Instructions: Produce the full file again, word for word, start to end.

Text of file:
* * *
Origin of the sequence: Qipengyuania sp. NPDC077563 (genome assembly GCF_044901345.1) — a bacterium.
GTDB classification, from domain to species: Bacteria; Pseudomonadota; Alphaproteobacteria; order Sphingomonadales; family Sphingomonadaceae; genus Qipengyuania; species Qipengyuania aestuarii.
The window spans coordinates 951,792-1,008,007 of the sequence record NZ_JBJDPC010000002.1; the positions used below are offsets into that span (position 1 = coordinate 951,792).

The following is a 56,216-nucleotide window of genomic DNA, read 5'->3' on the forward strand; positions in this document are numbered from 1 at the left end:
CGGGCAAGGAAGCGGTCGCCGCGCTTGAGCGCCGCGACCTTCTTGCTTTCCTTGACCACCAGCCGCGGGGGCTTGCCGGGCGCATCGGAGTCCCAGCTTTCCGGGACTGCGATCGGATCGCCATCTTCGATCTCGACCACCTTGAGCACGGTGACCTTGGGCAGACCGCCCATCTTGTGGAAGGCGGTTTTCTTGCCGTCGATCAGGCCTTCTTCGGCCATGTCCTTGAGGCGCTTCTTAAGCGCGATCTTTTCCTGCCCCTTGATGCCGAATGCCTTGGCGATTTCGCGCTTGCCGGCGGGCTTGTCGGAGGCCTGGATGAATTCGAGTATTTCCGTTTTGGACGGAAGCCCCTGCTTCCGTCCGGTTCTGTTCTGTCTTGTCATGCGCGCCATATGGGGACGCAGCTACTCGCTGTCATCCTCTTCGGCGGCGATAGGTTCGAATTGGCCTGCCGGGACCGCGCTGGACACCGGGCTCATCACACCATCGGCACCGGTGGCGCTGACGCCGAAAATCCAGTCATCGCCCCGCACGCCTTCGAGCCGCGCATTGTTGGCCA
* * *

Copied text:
Origin of the sequence: Qipengyuania sp. NPDC077563 (genome assembly GCF_044901345.1) — a bacterium.
GTDB classification, from domain to species: Bacteria; Pseudomonadota; Alphaproteobacteria; order Sphingomonadales; family Sphingomonadaceae; genus Qipengyuania; species Qipengyuania aestuarii.
The window spans coordinates 951,792-1,008,007 of the sequence record NZ_JBJDPC010000002.1; the positions used below are offsets into that span (position 1 = coordinate 951,792).

The following is a 56,216-nucleotide window of genomic DNA, read 5'->3' on the forward strand; positions in this document are numbered from 1 at the left end:
CGGGCAAGGAAGCGGTCGCCGCGCTTGAGCGCCGCGACCTTCTTGCTTTCCTTGACCACCAGCCGCGGGGGCTTGCCGGGCGCATCGGAGTCCCAGCTTTCCGGGACTGCGATCGGATCGCCATCTTCGATCTCGACCACCTTGAGCACGGTGACCTTGGGCAGACCGCCCATCTTGTGGAAGGCGGTTTTCTTGCCGTCGATCAGGCCTTCTTCGGCCATGTCCTTGAGGCGCTTCTTAAGCGCGATCTTTTCCTGCCCCTTGATGCCGAATGCCTTGGCGATTTCGCGCTTGCCGGCGGGCTTGTCGGAGGCCTGGATGAATTCGAGTATTTCCGTTTTGGACGGAAGCCCCTGCTTCCGTCCGGTTCTGTTCTGTCTTGTCATGCGCGCCATATGGGGACGCAGCTACTCGCTGTCATCCTCTTCGGCGGCGATAGGTTCGAATTGGCCTGCCGGGACCGCGCTGGACACCGGGCTCATCACACCATCGGCACCGGTGGCGCTGACGCCGAAAATCCAGTCATCGCCCCGCACGCCTTCGAGCCGCGCATTGTTGGCCA